Funds still actively trading
11/24/02   Funds
"On average, trading costs added 18 basis points to the cost of a Canadian equity fund (commissions are calculated outside the management expense ratio). Trading costs were constant over the previous two years. Costs are calculated using commissions as a percentage of average assets for two fiscal yearends."

Markets hurt DP plans
11/22/02   Retirement
"Dismal stock markets have left some companies with future funding shortfalls in their defined-benefit pension plans, but experts say that, in the vast majority of cases, employee pensions are secure."

Hedge your fund picks with good information
11/21/02   Funds
"The hedge fund industry likes to portray itself as the investing big leagues, where only the smartest, most skilled money managers get to play. There's some truth to this, but don't take it for granted. Fact is, there are substandard hedge funds out there, just as there are in the mutual fund business. In the past year, at least seven hedge funds have either been wound down or closed. Some had serious losses, while others failed to attract enough assets to make a go of it."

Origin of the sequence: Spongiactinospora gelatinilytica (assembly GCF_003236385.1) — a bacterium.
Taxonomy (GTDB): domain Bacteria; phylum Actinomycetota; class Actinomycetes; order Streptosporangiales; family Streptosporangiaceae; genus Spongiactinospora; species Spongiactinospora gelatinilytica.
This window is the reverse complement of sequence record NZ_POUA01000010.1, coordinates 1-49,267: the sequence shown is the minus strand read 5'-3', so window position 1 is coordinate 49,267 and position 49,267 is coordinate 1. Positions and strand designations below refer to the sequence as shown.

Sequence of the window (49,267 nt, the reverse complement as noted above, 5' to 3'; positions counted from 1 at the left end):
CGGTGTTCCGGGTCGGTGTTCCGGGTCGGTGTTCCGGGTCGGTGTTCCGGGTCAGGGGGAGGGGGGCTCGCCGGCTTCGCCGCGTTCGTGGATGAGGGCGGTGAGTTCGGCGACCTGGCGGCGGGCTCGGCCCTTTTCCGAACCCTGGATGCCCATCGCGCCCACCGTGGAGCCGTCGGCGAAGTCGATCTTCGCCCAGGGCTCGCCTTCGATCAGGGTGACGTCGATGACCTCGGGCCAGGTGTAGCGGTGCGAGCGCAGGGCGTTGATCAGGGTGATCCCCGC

Probate revenue plunges
11/20/02   Taxes
"Ontario's public coffers suffered a dramatic one-third drop in probate tax revenue this year, which, estate planning experts say, is probably the result of clients' growing use of tax planners."

High dividends are now a predictor of growth
11/19/02   Value Investing
"It may seem too good to be true, but companies that pay the highest dividends are also likely to grow the fastest. For years, many finance professors have taught just the opposite. Reinvesting current earnings back into a company is supposed to promote earnings growth. Higher payout ratios are supposed to be followed by lower earnings growth. But research conducted by Robert D. Arnott of First Quadrant and Clifford S. Asness of AQR Capital Management reveals a very different picture. For the overall stock market between 1871 and 2001, corporate profits grew fastest in the 10 years following the calendar years in which companies had the highest average dividend payout ratio. In contrast, the 10-year real earnings growth rate was the lowest following years with the lowest average payout ratios."

Even stodgy bonds can take nasty bite
11/19/02   Funds
"Things are so twitchy in financial markets these days that even a run-of-the-mill bond fund can rear up and bite you. That's what the $1.8-billion Royal Bond Fund has done to its unitholders recently. The Royal Bank of Canada fund lost 2.9 per cent in the 12 months to Oct. 31, which makes it the third-worst performer among Canada's 118 bond funds over that time period."